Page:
Peugeot to make deeper cuts after 819m euro loss

Peugeot engineer
Image caption Peugeot's Aulnay assembly plant near Paris is due to close in 2014

Struggling French car firm Peugeot has reported a six-month loss of 819m euros (£638m) on the day the French government unveiled a support plan for the industry.

The firm said sales in the six months to the end of June had fallen by 5.1%.

Peugeot, which made a profit of 806m euros in the first half of 2011, said it would not break even until 2014.

The company, which is Europe's second-biggest carmaker, is in the process of cutting 8,000 jobs.

Peugeot, whose loss was twice the amount expected, is also closing one of its two Paris production sites.

The government's recovery plan for the industry increases a consumer bonus for buyers of electric and hybrid cars and gives assistance totalling 500m euros to businesses in the sector.

The scheme is part of the government's goal of reindustrialising the eocnomy.

The French car industry employs almost 600,000 people, almost 100,000 of these by Peugeot.

Meanwhile, in contrast, results from rival German carmaker Daimler were described by the company as "very good", despite a fall in profits of 11%.

Daimler, which also makes Mercedes-Benz, has been investing in new models and has outsourced production of certain marques because its own factories are running at full capacity.


Peugeot's plants are operating at 76% of capacity. It is suffering in part because of its exposure to countries badly affected by the eurozone crisis in southern Europe.

"The depth and persistence of the crisis impacting our business in Europe requires the launch of the reorganisation," said Peugeot's chief executive Philippe Varin.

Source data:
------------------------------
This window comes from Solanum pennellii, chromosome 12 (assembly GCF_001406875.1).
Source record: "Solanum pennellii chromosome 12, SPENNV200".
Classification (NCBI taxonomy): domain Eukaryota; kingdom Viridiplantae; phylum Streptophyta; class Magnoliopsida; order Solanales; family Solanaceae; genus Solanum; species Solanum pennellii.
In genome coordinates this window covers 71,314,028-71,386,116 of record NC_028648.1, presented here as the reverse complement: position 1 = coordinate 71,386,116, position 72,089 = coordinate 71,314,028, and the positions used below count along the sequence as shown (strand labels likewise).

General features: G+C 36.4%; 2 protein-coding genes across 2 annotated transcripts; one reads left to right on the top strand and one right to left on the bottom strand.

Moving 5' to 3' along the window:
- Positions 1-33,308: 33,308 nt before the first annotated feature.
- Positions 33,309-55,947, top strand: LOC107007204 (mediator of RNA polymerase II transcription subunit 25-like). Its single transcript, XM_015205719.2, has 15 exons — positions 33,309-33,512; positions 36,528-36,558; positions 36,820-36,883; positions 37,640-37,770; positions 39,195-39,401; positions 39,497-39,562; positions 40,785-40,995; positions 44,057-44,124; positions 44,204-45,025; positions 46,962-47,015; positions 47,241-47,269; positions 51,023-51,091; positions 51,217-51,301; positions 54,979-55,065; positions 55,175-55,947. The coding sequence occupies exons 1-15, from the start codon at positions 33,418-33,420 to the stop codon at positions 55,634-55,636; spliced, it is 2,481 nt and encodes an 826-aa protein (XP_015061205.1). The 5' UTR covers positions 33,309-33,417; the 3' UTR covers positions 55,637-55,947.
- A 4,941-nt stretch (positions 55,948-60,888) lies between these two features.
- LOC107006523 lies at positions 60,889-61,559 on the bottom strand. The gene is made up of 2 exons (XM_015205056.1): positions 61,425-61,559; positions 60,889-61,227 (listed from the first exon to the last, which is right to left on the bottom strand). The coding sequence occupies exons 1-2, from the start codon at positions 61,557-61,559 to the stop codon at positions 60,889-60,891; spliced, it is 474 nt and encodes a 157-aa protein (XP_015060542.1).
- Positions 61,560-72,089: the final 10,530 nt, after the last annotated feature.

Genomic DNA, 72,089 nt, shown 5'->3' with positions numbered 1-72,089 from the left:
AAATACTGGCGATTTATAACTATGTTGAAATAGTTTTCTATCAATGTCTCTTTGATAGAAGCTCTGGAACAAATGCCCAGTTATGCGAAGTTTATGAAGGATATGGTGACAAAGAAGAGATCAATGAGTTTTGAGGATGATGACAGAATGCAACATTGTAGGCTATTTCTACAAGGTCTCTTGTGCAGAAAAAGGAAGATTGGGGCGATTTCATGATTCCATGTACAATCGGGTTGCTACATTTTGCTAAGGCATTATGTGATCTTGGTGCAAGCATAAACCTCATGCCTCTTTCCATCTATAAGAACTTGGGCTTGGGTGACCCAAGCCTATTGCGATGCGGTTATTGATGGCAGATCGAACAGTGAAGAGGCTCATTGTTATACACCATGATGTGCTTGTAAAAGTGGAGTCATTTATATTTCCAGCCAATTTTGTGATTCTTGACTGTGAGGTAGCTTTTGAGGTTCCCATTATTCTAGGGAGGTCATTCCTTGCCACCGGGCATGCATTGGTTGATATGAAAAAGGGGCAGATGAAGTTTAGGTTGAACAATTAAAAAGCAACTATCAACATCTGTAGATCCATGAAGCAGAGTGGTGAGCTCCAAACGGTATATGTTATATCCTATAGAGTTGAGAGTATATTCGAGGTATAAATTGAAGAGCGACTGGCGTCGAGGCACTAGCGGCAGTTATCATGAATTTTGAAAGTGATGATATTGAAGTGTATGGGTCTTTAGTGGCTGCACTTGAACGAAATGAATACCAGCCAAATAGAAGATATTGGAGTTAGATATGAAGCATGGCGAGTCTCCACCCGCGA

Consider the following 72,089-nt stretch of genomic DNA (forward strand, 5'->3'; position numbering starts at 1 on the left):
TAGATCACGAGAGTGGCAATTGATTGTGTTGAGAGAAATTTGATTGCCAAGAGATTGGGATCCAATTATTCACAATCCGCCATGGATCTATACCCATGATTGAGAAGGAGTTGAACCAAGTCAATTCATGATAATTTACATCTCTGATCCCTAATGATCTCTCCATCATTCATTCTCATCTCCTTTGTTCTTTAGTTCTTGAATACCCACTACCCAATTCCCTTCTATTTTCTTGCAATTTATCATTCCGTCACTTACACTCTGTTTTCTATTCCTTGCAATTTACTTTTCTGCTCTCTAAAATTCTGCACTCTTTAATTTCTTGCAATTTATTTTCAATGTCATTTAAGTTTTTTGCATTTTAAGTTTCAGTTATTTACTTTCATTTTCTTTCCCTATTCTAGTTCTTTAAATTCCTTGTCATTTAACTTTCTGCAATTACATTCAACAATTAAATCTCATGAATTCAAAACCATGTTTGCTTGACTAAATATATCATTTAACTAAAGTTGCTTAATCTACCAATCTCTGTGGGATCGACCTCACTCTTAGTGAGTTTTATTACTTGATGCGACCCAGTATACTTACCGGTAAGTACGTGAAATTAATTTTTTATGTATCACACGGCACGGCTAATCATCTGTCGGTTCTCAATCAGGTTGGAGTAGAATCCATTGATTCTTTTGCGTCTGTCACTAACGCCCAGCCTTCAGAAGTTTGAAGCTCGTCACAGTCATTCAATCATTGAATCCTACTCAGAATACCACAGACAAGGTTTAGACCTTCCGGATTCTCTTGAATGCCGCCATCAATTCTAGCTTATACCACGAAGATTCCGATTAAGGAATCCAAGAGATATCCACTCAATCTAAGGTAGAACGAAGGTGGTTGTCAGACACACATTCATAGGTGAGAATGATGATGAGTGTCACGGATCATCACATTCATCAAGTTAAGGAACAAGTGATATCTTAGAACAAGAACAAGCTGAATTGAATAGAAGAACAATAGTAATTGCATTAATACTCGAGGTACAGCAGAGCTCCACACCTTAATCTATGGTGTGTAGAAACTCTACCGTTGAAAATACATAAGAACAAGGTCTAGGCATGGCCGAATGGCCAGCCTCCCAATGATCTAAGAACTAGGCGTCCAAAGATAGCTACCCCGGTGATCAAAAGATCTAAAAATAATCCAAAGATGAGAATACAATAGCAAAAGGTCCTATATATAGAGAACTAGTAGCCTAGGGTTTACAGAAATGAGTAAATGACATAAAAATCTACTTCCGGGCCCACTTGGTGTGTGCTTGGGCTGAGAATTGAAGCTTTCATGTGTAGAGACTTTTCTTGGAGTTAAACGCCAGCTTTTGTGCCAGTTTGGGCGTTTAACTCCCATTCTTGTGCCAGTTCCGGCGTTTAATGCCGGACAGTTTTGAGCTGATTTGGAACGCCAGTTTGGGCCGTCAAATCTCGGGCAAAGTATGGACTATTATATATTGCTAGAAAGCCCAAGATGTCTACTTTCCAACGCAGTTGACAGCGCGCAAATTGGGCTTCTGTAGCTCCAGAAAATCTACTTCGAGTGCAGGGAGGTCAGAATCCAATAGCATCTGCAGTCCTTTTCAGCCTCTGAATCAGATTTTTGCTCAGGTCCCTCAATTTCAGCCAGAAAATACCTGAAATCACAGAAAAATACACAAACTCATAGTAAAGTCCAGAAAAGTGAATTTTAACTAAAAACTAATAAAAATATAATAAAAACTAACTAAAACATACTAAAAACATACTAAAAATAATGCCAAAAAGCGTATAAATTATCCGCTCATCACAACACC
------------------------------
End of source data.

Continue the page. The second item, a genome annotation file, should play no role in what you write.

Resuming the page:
"We have a clear understanding of how hard this project is for a large number of our employees."

The carmaker has cut its debt by 1bn euros since the end of last year, but still has debts of 2.4bn euros.

Peugeot says the closure of the Aulnay factory near Paris will save 600m euros, while it will cut another 550m from investment and save a further 350m through a recently-announced alliance with General Motors.


The Peugeot cuts programme is politically sensitive in France, with unions referring to it as a "declaration of war".

French President Francoise Hollande called the restructuring "unacceptable", while Peugeot's chairman, Thierry Peugeot, said that criticism of the company had weakened investor confidence and left it vulnerable to hostile takeover bids.

Peugeot family members control the carmaker through a 25.2% stake commanding 37.9% voting rights.

Earlier this week, Mr Varin met the French prime minister for talks.

The carmaker also signed a deal earlier this week with Toyota, under which it will start building commercial vans next year at its plant in Sevelnord in northern France.

However, that deal rests on unions at Sevelnord agreeing to changes in working conditions, including a pay freeze and reduced leave, as well as hundreds of possible job cuts.

At least 2,000 Peugeot employees protested about the job cuts outside the company's headquarters on Wednesday after marching through Paris.

French Industry Minister Arnaud Montebourg, who has already met Mr Varin and trade union representatives, is scheduled to see Peugeot chairman Thierry Peugeot on Thursday.

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